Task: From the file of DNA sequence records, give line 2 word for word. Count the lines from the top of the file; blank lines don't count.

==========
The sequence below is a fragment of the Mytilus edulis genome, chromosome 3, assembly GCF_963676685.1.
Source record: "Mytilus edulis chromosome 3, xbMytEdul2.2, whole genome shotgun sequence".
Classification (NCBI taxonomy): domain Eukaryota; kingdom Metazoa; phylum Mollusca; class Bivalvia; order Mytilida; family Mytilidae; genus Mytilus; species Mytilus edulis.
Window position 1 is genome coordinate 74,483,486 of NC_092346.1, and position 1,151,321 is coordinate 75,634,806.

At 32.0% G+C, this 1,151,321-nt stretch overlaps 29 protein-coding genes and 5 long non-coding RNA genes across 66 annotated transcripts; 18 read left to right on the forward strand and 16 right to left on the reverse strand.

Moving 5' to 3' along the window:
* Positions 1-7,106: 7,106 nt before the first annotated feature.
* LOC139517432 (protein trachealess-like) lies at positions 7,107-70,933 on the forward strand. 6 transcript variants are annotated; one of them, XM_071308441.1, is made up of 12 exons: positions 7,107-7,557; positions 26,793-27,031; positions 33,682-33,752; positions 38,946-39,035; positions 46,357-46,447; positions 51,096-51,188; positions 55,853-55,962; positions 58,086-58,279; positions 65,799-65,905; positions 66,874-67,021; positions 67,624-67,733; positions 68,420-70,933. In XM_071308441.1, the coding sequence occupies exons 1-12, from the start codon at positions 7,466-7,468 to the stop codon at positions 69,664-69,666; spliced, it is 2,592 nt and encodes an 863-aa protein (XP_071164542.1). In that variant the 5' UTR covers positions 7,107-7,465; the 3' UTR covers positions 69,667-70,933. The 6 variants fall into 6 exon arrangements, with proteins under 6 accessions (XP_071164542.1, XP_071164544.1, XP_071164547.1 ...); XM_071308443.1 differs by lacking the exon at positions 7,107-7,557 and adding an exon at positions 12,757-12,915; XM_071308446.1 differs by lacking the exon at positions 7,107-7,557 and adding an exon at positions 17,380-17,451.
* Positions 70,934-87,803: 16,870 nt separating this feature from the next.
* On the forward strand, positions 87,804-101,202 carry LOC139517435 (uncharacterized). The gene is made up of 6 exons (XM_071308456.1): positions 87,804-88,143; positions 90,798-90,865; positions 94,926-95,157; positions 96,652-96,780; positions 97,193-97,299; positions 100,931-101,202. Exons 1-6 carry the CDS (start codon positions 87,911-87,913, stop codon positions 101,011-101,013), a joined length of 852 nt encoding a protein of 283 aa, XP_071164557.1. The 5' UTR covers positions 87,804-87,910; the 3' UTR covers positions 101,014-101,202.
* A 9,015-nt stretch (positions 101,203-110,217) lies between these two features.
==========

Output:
Source record: "Mytilus edulis chromosome 3, xbMytEdul2.2, whole genome shotgun sequence".